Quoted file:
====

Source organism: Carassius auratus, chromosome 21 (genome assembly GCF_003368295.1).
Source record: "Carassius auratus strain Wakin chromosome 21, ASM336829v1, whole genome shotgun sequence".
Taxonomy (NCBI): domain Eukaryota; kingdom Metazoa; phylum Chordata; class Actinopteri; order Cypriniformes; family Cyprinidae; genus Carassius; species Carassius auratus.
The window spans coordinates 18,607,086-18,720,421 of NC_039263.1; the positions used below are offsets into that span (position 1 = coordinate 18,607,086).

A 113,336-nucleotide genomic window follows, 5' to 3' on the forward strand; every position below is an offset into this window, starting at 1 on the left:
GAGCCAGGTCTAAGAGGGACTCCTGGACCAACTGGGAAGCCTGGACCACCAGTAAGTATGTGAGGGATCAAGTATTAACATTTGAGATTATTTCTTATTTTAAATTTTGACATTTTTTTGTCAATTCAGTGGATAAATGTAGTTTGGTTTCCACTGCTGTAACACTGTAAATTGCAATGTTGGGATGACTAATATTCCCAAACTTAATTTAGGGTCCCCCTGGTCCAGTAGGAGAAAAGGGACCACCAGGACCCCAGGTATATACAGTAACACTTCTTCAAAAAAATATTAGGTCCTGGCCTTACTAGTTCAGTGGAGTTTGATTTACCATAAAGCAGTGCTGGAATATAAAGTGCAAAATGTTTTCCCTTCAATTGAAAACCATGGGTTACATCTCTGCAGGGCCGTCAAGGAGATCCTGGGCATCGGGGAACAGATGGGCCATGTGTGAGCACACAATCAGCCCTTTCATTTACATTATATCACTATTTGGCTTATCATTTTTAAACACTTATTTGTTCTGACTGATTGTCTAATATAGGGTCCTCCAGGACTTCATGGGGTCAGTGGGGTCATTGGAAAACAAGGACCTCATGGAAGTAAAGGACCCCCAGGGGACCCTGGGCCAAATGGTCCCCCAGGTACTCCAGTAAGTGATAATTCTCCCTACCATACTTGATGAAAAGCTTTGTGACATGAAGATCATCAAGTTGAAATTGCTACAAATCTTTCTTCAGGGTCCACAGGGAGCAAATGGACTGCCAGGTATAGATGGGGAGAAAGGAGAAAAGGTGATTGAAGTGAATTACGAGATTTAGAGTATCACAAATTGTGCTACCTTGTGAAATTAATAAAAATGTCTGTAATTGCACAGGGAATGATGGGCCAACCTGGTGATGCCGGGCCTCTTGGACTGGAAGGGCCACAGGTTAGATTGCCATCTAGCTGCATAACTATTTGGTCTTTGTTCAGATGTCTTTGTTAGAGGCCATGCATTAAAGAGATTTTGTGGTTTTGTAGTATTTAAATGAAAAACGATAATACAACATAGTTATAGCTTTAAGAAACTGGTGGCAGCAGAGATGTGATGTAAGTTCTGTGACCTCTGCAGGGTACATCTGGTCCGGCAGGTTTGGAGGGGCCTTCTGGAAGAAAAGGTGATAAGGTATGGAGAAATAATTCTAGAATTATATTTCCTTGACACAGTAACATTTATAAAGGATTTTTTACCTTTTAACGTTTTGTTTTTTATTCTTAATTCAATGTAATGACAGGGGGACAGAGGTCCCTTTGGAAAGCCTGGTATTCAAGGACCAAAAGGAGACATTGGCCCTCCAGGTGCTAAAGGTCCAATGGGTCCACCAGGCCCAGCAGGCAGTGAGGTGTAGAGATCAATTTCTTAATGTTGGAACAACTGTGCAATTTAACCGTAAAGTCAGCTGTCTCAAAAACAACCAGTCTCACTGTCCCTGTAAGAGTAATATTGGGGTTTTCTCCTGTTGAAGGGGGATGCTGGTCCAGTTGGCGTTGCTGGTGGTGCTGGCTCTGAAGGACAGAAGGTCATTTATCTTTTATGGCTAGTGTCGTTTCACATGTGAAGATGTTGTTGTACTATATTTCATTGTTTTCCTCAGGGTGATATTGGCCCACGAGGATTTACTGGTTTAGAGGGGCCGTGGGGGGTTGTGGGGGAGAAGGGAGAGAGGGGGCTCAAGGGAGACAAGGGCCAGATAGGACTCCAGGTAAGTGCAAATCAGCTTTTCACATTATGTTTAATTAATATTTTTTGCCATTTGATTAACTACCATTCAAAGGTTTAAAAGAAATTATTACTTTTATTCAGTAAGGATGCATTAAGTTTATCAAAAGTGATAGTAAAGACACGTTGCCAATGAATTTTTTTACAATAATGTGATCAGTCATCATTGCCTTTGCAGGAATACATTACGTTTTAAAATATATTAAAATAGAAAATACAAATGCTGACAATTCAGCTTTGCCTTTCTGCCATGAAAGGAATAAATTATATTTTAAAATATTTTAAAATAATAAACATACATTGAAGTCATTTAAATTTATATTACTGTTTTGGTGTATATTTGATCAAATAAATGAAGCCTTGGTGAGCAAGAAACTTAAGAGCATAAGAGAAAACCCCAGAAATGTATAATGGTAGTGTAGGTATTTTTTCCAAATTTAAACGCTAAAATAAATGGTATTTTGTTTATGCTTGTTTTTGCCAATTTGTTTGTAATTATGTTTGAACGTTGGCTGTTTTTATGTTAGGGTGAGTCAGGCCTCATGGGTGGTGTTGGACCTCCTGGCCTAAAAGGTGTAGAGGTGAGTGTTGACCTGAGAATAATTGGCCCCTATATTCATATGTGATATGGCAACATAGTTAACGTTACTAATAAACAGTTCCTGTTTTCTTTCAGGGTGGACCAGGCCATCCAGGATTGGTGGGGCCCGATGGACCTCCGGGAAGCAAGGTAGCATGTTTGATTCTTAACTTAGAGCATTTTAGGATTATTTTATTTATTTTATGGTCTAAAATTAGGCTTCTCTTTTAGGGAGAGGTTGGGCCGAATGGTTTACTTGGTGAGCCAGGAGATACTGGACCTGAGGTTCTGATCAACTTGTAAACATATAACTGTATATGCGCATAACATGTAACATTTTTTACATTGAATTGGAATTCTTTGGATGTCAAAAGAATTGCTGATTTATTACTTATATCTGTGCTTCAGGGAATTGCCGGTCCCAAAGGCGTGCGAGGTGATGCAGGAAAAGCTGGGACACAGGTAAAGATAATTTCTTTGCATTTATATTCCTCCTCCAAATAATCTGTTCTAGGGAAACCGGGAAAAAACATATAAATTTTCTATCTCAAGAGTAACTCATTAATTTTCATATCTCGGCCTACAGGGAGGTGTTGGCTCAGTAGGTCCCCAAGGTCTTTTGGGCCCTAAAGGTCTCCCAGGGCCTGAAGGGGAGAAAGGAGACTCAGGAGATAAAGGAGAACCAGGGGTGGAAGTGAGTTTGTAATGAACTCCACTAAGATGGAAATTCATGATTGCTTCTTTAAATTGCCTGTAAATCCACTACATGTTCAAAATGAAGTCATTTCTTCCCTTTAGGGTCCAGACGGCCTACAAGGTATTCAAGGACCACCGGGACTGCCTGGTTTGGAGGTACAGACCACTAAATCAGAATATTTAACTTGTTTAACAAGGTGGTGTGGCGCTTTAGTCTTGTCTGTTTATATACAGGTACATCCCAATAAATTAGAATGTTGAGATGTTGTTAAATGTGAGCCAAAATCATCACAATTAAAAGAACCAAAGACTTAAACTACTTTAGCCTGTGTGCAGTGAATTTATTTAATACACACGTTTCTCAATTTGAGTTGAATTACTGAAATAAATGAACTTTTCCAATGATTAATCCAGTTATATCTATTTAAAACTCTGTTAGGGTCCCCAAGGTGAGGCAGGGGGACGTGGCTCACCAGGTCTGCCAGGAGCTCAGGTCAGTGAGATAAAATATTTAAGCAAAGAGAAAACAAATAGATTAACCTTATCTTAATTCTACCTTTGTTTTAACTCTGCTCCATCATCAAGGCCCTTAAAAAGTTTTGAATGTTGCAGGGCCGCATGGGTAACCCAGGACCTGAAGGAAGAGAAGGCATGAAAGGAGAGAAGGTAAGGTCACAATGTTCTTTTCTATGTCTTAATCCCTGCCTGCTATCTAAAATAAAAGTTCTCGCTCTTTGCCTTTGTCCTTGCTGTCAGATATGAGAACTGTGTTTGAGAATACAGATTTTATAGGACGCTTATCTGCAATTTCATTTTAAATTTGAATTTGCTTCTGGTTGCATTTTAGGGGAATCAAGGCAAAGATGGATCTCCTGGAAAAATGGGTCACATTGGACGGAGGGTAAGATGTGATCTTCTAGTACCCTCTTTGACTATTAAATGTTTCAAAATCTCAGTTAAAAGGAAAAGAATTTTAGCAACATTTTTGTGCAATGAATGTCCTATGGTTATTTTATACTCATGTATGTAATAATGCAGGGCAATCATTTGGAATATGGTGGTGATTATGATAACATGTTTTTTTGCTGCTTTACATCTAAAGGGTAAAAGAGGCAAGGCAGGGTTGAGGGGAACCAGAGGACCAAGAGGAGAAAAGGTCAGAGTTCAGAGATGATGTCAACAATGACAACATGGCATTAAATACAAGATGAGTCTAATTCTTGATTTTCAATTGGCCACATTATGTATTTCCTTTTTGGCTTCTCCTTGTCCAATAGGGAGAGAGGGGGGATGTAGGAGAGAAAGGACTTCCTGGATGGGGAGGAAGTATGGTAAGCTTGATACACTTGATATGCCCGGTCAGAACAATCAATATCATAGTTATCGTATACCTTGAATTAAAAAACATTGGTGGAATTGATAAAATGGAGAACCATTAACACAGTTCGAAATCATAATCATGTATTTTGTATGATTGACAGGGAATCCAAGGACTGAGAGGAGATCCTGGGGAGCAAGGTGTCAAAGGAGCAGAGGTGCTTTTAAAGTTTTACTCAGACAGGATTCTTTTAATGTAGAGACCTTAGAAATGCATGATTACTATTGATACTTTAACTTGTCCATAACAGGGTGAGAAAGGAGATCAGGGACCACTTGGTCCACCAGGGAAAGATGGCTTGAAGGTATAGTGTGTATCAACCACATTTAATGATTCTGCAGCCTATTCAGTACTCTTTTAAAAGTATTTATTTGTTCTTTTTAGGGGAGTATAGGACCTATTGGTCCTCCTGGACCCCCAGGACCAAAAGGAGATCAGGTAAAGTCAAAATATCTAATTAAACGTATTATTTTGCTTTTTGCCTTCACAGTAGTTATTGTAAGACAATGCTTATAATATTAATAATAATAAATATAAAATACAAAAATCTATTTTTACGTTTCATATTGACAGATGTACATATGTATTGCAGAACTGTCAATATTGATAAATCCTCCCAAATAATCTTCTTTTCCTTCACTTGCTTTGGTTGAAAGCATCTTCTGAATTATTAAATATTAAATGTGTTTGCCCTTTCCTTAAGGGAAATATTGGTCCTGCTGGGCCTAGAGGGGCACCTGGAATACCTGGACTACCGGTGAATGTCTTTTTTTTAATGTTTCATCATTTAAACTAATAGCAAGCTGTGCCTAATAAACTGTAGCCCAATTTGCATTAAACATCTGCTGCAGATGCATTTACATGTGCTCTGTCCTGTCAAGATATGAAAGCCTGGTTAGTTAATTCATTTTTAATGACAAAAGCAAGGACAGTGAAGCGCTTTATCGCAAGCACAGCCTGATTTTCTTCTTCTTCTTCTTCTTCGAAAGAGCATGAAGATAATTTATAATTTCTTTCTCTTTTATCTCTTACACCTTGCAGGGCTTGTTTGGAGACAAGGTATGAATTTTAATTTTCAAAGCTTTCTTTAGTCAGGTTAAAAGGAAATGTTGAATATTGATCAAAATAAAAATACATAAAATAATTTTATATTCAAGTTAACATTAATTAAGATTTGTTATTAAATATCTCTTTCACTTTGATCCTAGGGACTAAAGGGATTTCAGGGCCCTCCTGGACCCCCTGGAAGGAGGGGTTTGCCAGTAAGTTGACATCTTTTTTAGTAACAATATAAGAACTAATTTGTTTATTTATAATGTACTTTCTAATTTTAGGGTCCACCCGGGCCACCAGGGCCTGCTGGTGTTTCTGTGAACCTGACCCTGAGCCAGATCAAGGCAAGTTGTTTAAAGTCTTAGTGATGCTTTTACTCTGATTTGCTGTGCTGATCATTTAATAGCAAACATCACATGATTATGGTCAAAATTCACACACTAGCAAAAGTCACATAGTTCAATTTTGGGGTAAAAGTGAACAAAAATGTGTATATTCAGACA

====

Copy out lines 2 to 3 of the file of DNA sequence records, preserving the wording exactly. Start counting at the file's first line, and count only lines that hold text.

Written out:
Source record: "Carassius auratus strain Wakin chromosome 21, ASM336829v1, whole genome shotgun sequence".
Taxonomy (NCBI): domain Eukaryota; kingdom Metazoa; phylum Chordata; class Actinopteri; order Cypriniformes; family Cyprinidae; genus Carassius; species Carassius auratus.